Today we traveled to Toledo, Ohio for a train show. We have a small business selling Lionel model train parts and we take our boxes and 6500+ parts on the road. It seems that the hobby of model trains has been a family activity that has kept us closer together in many ways. The shows are mostly in the winter months from October through March. I am pretty sure this is the fourth year for going to Toledo and the gentleman that puts on the show is so nice to us. It takes 8 tables for us to put our product out and he is generous with the tables and advertisement for us so we don't mind traveling the distance. Today we traveled on the new portion of the highway. It was 4 lane all the way and an easy drive.
The area through Ohio is mostly farm land and very flat. We can see for miles in all directions. There are all shapes and sizes of farm houses along the way. We see similar homes on the two lane highways in Indiana as we go to relatives in Jasper and Tell City.
I often see these houses and many are quite old with no occupants for some years now. My mind then goes to thinking about what these houses were like when they were brand new. Who built them? Why were they built? Were they built to begin a farm life for a new family? Was it to begin a new community? Were they built by the man to lived there or by someone hired to build it? Did the new family have a celebration and invite family and friends to see the new house? What color was it painted? So many questions about these people and their brand new home.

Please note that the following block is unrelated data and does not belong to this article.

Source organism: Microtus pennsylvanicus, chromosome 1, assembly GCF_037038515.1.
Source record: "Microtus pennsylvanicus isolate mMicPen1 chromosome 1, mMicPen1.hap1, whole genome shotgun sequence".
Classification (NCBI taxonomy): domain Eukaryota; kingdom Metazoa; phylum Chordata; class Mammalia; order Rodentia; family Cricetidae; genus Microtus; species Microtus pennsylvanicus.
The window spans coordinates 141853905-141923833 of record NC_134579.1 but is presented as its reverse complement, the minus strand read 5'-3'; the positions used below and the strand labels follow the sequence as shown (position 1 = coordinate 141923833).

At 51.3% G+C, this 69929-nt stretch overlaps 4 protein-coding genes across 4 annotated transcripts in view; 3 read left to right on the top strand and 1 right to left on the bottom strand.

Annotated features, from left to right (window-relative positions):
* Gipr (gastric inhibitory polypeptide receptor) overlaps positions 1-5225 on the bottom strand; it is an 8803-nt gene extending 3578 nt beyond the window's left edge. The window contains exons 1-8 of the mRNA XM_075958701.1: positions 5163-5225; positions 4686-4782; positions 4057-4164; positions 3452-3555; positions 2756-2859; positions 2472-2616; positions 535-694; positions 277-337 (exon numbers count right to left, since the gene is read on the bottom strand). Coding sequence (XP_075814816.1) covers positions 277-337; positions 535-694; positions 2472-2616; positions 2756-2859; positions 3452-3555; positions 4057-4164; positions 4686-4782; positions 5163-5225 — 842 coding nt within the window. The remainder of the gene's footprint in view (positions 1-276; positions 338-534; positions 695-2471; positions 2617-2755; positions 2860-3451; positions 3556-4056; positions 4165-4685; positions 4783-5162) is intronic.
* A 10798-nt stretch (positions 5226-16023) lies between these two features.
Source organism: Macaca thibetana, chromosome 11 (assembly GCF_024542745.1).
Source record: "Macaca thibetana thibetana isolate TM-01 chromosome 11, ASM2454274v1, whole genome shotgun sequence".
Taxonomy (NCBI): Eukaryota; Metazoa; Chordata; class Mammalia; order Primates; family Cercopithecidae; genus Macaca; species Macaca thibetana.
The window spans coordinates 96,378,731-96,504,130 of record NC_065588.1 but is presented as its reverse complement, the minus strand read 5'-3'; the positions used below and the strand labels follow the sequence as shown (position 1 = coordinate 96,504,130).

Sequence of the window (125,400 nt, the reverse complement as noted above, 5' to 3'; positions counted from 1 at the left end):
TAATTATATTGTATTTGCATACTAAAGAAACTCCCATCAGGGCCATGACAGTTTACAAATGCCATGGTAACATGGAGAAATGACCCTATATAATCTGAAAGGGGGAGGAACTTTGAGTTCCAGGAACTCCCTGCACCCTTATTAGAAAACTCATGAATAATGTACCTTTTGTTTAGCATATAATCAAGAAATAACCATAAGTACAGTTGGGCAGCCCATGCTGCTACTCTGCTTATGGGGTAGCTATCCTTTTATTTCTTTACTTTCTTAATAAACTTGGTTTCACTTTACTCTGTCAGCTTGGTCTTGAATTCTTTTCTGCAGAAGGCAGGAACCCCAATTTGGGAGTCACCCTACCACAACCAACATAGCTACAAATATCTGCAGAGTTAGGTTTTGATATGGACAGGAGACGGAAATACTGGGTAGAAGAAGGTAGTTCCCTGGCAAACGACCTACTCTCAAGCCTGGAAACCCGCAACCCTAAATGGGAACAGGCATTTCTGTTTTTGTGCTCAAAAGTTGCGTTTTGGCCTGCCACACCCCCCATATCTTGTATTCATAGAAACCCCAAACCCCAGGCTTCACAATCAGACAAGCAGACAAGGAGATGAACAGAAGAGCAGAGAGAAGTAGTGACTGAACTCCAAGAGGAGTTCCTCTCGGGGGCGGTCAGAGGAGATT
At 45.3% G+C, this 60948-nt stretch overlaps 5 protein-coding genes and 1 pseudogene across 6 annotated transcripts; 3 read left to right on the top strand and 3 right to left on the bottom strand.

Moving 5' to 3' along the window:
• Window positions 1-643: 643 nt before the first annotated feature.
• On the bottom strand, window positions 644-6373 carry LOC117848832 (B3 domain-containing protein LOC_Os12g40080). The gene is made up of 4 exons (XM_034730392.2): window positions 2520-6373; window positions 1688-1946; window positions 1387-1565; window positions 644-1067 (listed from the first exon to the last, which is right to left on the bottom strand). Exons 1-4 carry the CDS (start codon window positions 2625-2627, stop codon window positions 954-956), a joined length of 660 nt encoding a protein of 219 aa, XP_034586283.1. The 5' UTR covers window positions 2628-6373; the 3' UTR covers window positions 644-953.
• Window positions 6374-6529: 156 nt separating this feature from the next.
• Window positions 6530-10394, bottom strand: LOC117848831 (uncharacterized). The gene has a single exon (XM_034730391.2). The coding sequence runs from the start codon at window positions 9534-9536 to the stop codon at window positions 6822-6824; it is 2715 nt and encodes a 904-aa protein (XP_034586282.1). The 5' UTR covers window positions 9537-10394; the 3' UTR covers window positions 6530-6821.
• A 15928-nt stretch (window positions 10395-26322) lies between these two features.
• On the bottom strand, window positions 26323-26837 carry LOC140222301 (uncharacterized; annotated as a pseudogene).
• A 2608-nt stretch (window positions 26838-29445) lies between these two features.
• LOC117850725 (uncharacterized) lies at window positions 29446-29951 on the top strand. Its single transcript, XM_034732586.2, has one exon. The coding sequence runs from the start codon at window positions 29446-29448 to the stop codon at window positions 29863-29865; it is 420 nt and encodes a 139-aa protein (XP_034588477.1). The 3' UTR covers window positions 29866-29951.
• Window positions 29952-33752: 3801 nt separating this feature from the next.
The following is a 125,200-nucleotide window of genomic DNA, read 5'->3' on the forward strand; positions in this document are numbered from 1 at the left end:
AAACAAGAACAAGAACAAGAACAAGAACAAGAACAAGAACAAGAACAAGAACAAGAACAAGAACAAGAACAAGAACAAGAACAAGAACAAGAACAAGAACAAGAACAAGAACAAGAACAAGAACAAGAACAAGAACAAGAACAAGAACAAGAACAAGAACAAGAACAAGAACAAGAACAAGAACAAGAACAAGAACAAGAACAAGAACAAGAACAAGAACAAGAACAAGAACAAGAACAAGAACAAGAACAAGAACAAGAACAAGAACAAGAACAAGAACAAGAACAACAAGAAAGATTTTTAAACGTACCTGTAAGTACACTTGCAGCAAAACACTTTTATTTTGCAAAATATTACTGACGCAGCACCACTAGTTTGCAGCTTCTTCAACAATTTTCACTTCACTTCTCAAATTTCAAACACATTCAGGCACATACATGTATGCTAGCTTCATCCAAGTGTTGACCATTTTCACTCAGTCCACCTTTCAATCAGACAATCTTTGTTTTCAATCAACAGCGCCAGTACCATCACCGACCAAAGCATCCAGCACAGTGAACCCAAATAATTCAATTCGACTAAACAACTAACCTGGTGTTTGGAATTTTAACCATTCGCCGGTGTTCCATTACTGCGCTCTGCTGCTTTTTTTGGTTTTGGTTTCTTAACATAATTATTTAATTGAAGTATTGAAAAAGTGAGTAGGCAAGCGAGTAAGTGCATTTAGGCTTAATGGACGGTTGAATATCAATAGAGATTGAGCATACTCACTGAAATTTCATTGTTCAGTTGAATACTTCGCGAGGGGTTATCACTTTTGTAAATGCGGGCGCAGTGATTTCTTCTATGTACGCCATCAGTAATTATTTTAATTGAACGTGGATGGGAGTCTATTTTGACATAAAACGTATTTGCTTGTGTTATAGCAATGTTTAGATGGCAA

I follow a blog of a designer and quilt artist. She collects sewing machines and is particularly fond of the antique treadles and hand crank machines. I find it interesting that she questions the owner of these machines much the same as I do the families of these houses. Unfortunately is both of these situations we may never know about these people. What they sewed on that machine and why they built that house.